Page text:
I'm going to Malaysia in October this year - on the 7th I want to rent a car and drive from KL stopping by Cameron Highlands / Ipoh for 2 days and getting to Penang by the 9th.

I've just realized that it is Hari Raya on the 5th and 6th October (http://publicholidays.com.my/hari-raya-haji/).

Just wondering what kind of holiday is that? Will things be open? I was thinking of hiring a car when I get there, should I book everything beforehand then in case the car hire places are closed?

Also what will the roads be like on the day AFTER the holiday when I need to drive from KL? Will the traffic still be really hectic?

  • 4
    Those dates are for Hari Raya Haji, which is not the same as Hari Raya Puasa (aka Eid al-Fitr, the end of Ramadan)! Hari Raya Haji is a minor holiday with very little impact; Hari Raya Puasa is a major festival that paralyzes the country. Hari Raya is basically Malay for "holiday". – lambshaanxy Sep 17 '14 at 6:34
  • @jpatokal : yeah???? so nothing to worry about?? i'm relieved! – Mr Pizzzzzza Sep 17 '14 at 6:36
  • Yup. But please revise your question to ask about either Hari Raya Haji or Hari Raya Puasa, and I'll be happy to write a more detailed answer. – lambshaanxy Sep 17 '14 at 6:37
  • @jpatokal : well it no longer affects me, so i can either delete it but if ur going to write up an answer, I will change it to Puasa as it seems more useful for other ppl – Mr Pizzzzzza Sep 17 '14 at 6:38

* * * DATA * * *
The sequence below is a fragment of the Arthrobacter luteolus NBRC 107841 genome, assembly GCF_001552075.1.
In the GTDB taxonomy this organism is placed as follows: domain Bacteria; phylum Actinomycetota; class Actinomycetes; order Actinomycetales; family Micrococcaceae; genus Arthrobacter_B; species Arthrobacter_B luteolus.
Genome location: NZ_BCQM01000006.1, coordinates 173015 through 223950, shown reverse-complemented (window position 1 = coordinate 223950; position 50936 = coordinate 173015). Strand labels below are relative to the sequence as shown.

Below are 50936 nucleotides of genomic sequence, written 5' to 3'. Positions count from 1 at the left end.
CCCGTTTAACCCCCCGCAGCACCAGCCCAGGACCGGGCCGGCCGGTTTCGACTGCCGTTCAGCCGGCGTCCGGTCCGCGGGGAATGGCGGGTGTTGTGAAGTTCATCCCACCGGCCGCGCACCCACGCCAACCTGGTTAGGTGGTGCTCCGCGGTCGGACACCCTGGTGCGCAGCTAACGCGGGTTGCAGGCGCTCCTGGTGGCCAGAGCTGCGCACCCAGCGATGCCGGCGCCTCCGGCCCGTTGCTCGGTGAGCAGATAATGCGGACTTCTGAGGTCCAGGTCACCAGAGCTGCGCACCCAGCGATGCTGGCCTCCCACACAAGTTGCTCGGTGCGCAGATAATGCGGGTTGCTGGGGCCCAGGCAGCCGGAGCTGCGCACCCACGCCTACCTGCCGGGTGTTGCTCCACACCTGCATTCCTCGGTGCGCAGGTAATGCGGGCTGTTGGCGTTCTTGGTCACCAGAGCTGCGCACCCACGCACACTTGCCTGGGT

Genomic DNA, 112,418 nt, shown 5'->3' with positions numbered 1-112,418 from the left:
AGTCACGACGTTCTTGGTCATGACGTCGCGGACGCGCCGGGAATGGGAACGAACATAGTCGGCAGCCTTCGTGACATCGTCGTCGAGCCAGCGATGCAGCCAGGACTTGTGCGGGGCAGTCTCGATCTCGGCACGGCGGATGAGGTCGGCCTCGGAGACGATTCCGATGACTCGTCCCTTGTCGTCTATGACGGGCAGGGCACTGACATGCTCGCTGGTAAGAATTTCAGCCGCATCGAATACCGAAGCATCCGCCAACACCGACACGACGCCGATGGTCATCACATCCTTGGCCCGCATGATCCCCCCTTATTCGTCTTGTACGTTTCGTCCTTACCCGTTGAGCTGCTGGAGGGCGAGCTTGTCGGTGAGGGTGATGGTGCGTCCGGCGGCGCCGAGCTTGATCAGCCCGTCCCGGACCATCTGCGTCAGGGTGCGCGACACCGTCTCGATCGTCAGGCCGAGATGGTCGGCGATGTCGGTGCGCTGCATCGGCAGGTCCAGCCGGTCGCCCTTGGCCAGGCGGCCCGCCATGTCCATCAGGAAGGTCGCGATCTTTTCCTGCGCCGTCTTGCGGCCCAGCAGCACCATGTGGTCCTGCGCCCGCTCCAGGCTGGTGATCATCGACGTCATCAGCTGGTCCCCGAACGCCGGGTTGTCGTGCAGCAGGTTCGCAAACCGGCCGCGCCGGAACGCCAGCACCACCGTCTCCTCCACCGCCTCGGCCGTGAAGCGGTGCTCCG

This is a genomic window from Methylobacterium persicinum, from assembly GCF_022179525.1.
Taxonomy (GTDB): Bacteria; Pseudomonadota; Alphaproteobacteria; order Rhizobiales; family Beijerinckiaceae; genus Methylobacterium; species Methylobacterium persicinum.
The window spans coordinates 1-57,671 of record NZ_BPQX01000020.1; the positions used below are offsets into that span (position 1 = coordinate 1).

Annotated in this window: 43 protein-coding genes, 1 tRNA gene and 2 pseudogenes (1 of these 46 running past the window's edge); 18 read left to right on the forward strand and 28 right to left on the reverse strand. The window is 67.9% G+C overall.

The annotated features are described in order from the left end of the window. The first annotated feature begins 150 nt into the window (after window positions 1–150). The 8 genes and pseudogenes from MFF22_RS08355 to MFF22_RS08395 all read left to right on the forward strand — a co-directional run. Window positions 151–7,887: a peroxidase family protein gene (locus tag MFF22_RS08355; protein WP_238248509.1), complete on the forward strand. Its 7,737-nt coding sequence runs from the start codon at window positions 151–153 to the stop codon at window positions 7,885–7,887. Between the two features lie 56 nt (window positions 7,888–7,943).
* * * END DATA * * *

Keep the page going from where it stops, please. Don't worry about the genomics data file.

First, Hari Raya Puasa (aka Eid al-Fitr, the last day of Ramadan) was on 28 July in 2014. Hari Raya Haji (aka Eid al-Adha, the festival commemorating Abraham's sacrifice and the climax of the Hajj pilgrimage) is an entirely separate and much smaller festival. "Hari Raya" alone usually refers to the first of these.

So in short, traveling around Hari Raya Puasa/Aidilfitri in Malaysia is best approximated as like traveling around Christmas in the West.

The eve of Hari Raya, or "virtual Christmas Eve", most companies have a half-day and everybody who possibly can heads out will balik kampung ("return to village") to join their families, parents, etc. This means massive congestion on main thoroughfares including the North-South Highway (Singapore-KL-Ipoh-Penang) and border crossings (esp. those from Singapore). Public transport will be sold out, buses and flights packed, etc, and you will have a tough time finding a rental car as well. Not a good time at all to travel if you can possibly avoid it.

Hari Raya itself is like virtual Christmas Day: most companies, attractions, restaurants, etc will be closed. However, hotels and core services (airports etc) of course stay open, as do some businesses that are owned by/cater to the Chinese and Indian communities. Also, unlike most strictly family-centric Western Christmas traditions, it's common for Malays to have open houses in the evening, where friends and acquaintances are invited to join the feast.

After the Hari Raya holiday (and any attached weekend) ends, the migration reverses, and the same roads etc are jammed again, only in the opposite direction.

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